#3 Hong Kong Food (part2)
Thursday, 20 December 2012
Thursday, 20 December 2012
Okay, so this is a continuation from the previous HK food post. Damn, looking through all the pictures of food is so torturous. I can feel my stomach juices churning and it's making me want to go bad to HK again really badly :( But sighs, am still studying so I've no income to finance all my travel dreams and plans. Am also sort of, kind of planning to visit Japan during summer break next year, but that's KIV for now. Gosh, Japan's going to be damn freaking expensive. I may have to re-think this trip. Anyway, back to the Hong Kong delights :)
I just had a mini food-orgasm. This is the famous Yung Kee Restaurant that is renowned for it's roasted goose meat. I don't know why I kept referring to it as duck meat in mandarin when I was there. It tastes a wee bit like duck, but without the rusty, iron, blood taste. OMG, I can remember just closing my eyes and soaking in the moment as I put that piece of drum meat into my mouth and felt it melt on my tongue.
We also gave their century eggs a try because word on the street is that it's one of their more popular dishes. The century egg is very interesting. I've never seen one with such a clear egg white and such a runny yolk. I'm guessing it may be due to a different form of preserving the egg? Not too sure. Either way, it was nice and light on the palette, unlike some other century eggs I've had, and the slivers of pink pickled ginger went nicely with this side dish.
The real gem that we happened to chance upon was the char siew rice. OMG, it was out-of-this-world good! You have to visit the restaurant between 1400H-1700H on any given day. They'll have a tea time special that allows you to order either a plate or a bowl of char siew rice. Normally, you'll have to order the char siew and rice separately, which costs a whole lot more. Now I understand why people who've been to HK complain about SG's char siew. I don't think I've ever been this happy from eating char siew, ha-ha.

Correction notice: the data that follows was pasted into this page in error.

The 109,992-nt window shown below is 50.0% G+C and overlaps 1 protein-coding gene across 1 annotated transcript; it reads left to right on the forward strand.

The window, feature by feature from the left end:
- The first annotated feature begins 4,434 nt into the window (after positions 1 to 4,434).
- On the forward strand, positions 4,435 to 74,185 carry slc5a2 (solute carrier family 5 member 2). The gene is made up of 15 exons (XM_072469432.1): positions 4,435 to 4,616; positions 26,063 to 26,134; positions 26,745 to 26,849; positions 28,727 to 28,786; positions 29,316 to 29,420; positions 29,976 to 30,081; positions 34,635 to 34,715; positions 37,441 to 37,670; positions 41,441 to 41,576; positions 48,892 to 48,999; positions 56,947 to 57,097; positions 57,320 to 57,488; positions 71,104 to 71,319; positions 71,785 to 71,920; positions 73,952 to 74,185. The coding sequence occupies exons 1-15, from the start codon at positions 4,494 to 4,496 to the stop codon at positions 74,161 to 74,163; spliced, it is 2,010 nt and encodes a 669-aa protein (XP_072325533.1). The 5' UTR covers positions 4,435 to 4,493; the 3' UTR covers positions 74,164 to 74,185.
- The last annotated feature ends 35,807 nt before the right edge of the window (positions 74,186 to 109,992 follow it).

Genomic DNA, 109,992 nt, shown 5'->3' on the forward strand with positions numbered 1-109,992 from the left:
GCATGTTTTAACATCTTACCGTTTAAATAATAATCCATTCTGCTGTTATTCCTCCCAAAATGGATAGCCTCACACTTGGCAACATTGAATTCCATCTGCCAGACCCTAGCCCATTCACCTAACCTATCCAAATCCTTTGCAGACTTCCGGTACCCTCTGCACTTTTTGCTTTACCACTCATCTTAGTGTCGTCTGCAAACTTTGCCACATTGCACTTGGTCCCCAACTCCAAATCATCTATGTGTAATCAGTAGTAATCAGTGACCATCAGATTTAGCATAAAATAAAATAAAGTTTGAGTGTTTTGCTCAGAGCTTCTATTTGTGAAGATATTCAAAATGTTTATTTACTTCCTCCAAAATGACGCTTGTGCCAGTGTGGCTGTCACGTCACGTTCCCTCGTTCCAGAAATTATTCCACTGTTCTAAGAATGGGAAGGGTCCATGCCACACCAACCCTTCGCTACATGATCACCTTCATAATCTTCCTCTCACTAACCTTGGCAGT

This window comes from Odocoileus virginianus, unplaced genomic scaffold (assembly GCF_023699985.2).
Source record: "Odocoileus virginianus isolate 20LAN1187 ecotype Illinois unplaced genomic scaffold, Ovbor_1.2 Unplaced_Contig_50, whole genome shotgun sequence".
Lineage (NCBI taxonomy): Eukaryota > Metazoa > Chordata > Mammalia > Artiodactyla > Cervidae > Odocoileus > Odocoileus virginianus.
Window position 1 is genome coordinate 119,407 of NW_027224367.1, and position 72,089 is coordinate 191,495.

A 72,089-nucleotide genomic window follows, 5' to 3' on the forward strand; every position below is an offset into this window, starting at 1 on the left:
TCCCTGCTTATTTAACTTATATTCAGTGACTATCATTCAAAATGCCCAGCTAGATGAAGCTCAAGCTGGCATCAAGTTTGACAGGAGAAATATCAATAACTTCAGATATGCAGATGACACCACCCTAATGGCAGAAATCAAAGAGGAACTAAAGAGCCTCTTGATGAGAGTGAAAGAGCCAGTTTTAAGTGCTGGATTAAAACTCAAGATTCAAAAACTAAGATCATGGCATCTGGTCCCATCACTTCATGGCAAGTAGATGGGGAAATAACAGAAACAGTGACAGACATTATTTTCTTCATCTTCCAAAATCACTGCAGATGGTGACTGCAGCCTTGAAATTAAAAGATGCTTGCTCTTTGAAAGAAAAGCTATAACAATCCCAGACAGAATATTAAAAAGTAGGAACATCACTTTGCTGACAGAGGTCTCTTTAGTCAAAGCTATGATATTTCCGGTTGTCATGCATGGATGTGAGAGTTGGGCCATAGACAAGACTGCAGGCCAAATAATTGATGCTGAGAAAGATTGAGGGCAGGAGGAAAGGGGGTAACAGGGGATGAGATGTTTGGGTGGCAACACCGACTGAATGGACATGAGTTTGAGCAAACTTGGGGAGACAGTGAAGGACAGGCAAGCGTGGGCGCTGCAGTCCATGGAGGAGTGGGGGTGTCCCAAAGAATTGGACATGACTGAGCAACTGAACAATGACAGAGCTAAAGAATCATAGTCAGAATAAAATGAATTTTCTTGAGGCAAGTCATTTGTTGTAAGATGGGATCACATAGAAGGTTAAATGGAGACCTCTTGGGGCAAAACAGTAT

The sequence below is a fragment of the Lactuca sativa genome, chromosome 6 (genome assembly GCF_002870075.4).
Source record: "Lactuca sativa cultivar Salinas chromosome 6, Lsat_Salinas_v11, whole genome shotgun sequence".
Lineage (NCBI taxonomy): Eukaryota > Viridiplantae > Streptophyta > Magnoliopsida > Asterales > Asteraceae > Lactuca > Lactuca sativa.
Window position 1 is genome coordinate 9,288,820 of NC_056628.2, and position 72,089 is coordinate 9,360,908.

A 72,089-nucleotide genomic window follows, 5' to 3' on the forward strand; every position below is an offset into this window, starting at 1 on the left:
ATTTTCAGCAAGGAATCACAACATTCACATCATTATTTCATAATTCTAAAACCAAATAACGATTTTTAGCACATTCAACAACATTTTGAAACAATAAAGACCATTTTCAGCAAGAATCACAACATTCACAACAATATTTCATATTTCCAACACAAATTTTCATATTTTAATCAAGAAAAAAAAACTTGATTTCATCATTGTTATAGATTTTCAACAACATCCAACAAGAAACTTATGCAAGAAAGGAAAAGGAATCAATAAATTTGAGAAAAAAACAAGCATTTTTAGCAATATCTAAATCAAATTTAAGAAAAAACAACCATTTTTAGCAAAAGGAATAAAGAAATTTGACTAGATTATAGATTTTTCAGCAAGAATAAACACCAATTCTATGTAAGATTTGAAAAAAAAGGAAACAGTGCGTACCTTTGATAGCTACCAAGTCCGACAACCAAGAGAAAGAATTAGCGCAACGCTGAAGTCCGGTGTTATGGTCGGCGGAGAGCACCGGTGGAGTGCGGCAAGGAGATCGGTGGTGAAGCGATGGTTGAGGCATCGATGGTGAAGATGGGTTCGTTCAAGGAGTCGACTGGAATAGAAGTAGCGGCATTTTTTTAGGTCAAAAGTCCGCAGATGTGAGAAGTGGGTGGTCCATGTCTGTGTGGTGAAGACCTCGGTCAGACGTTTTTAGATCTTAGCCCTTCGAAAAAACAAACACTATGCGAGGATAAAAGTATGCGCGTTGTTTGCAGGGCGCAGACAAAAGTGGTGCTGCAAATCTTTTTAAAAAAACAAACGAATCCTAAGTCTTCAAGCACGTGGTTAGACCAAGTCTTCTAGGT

Mak Man Kee Noodle Shop, supposedly a 2 Michelin star place, serves the tiniest portion of noodles I had on the trip. It's pricey for a place that looks nothing like a restaurant. We tried out their speciality - plain noodles with oyster sauce and what looks like shrimp powder but is actually shrimp eggs. The dish with just noodles alone costs more than the wanton mee, so I'm guessing those must be some pretty expensive shrimp eggs. It's good; very unique tasting. I expected it to taste like the powdered dried shrimp we have back here in SG, but the eggs are less salty and pack a nice umami taste. Umami, something I learnt on the trip, is apparently the fifth flavor (after sweet, salty, sour and bitter) discovered by the Japanese. It's the kind of sweetness you get from seafood, like prawns and crabs and lobster. The wantons are really good too. Reminded me of CP wanton, which are amazing, despite how commercialised they are, lol.
勝香園, best street side food I had on the trip. I know it looks very unimpressive - macaroni in tomato soup with hot dog, pork chop and a boiled egg - but don't be fooled by it's appearance. This simple fare is very appetising. It's also very popular, there was actually a queue, for street food! It's very hearty and value for money and is something I would totally eat every day because it is THAT good.
Last place that I'll be covering for the food portion of my Hong Kong trip. Hui Lau Shan or 許留山, it's like KOI or Gong Cha in SG. But what's special and different about this place is that instead of different variations of milk tea or green/red/oolong tea, their drinks differ with mango juices :D I mean, who doesn't like mango right? Literally drank this every day I was there, EVERY DAY. It's roughly the same price as a bubble tea in SG. What I really like is that you can actually taste the fruit chunks, so it's not like it's made from some sort of flavouring/colouring crap. I guess you can fool yourself into thinking that at least this is healthier than drinking bubble tea every day? LOL.
Yup, that just about wraps up the food portion of HK :) We actually ate a whole lot more than what I've included in my entries. However, those that I've not included are either bad or merely only above average and hence not really worth mentioning. HK is indeed a food paradise. As much as I prefer the shopping and people in Taiwan, I must admit that in terms of food, HK wins. There's just more character to the food in HK as compared to fried chicken cutlets, 滷肉飯 or 炸酱面. Will definitely travel back there one day to eat all these again.
written at 03:45